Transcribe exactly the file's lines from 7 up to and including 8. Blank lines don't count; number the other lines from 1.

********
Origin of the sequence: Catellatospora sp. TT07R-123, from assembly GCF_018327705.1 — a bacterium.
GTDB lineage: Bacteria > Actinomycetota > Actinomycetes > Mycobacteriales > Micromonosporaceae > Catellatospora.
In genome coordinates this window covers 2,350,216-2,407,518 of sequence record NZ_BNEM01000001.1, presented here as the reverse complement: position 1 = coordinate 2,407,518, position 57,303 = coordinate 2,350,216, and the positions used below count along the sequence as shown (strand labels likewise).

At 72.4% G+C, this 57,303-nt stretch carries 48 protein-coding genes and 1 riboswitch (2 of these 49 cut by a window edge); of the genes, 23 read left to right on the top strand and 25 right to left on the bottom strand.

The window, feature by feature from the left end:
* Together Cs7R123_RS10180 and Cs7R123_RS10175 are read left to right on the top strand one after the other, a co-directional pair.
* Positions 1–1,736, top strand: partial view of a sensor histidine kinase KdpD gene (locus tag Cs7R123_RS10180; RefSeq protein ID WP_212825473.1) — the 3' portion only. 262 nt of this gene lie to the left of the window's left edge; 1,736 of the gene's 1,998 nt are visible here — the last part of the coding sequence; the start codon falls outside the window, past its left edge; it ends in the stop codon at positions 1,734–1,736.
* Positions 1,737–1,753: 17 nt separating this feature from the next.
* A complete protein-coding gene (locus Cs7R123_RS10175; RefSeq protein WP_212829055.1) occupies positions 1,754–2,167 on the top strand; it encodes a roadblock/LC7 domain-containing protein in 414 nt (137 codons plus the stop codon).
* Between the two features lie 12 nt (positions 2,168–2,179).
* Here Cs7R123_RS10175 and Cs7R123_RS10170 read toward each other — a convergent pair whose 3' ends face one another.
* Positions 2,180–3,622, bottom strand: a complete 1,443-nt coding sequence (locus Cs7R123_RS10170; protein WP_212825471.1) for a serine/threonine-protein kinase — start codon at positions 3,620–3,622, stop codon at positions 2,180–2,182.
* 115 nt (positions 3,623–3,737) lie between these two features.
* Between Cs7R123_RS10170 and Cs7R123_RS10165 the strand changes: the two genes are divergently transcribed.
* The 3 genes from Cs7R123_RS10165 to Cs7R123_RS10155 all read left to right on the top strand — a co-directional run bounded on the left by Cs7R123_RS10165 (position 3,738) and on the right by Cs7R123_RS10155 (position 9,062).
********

* Positions 1–1,736, top strand: partial view of a sensor histidine kinase KdpD gene (locus tag Cs7R123_RS10180; RefSeq protein ID WP_212825473.1) — the 3' portion only. 262 nt of this gene lie to the left of the window's left edge; 1,736 of the gene's 1,998 nt are visible here — the last part of the coding sequence; the start codon falls outside the window, past its left edge; it ends in the stop codon at positions 1,734–1,736.
* Positions 1,737–1,753: 17 nt separating this feature from the next.